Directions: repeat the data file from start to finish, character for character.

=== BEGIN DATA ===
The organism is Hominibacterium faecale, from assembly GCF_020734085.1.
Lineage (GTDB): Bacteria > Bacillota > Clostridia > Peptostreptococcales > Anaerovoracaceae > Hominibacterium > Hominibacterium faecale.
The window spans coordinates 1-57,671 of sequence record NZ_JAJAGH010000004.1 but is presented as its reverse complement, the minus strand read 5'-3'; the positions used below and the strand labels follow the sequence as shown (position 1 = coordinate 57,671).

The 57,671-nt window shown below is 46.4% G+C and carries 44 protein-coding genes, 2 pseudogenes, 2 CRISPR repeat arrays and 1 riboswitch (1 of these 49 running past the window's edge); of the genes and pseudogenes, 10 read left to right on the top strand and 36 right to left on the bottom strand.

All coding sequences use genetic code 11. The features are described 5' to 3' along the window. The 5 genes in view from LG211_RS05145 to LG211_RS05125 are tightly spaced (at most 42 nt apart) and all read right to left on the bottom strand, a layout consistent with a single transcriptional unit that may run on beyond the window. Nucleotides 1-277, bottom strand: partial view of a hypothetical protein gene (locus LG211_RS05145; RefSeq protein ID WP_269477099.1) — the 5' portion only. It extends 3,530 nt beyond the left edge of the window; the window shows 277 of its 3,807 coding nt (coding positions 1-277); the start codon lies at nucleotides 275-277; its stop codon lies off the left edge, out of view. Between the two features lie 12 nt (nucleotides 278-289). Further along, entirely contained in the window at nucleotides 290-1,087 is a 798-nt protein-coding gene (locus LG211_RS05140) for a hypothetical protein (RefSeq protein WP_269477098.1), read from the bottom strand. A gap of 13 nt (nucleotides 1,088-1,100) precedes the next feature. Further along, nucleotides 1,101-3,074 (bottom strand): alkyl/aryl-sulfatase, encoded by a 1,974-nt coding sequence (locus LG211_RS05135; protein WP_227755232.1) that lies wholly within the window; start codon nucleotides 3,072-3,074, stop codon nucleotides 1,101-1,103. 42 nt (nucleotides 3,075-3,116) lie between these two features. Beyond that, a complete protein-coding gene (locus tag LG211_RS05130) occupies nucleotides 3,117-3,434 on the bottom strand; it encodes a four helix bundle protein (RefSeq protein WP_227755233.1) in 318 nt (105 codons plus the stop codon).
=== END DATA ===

The organism is Hominibacterium faecale, from assembly GCF_020734085.1.
Lineage (GTDB): Bacteria > Bacillota > Clostridia > Peptostreptococcales > Anaerovoracaceae > Hominibacterium > Hominibacterium faecale.
The window spans coordinates 1-57,671 of sequence record NZ_JAJAGH010000004.1 but is presented as its reverse complement, the minus strand read 5'-3'; the positions used below and the strand labels follow the sequence as shown (position 1 = coordinate 57,671).

The 57,671-nt window shown below is 46.4% G+C and carries 44 protein-coding genes, 2 pseudogenes, 2 CRISPR repeat arrays and 1 riboswitch (1 of these 49 running past the window's edge); of the genes and pseudogenes, 10 read left to right on the top strand and 36 right to left on the bottom strand.

All coding sequences use genetic code 11. The features are described 5' to 3' along the window. The 5 genes in view from LG211_RS05145 to LG211_RS05125 are tightly spaced (at most 42 nt apart) and all read right to left on the bottom strand, a layout consistent with a single transcriptional unit that may run on beyond the window. Nucleotides 1-277, bottom strand: partial view of a hypothetical protein gene (locus LG211_RS05145; RefSeq protein ID WP_269477099.1) — the 5' portion only. It extends 3,530 nt beyond the left edge of the window; the window shows 277 of its 3,807 coding nt (coding positions 1-277); the start codon lies at nucleotides 275-277; its stop codon lies off the left edge, out of view. Between the two features lie 12 nt (nucleotides 278-289). Further along, entirely contained in the window at nucleotides 290-1,087 is a 798-nt protein-coding gene (locus LG211_RS05140) for a hypothetical protein (RefSeq protein WP_269477098.1), read from the bottom strand. A gap of 13 nt (nucleotides 1,088-1,100) precedes the next feature. Further along, nucleotides 1,101-3,074 (bottom strand): alkyl/aryl-sulfatase, encoded by a 1,974-nt coding sequence (locus LG211_RS05135; protein WP_227755232.1) that lies wholly within the window; start codon nucleotides 3,072-3,074, stop codon nucleotides 1,101-1,103. 42 nt (nucleotides 3,075-3,116) lie between these two features. Beyond that, a complete protein-coding gene (locus tag LG211_RS05130) occupies nucleotides 3,117-3,434 on the bottom strand; it encodes a four helix bundle protein (RefSeq protein WP_227755233.1) in 318 nt (105 codons plus the stop codon).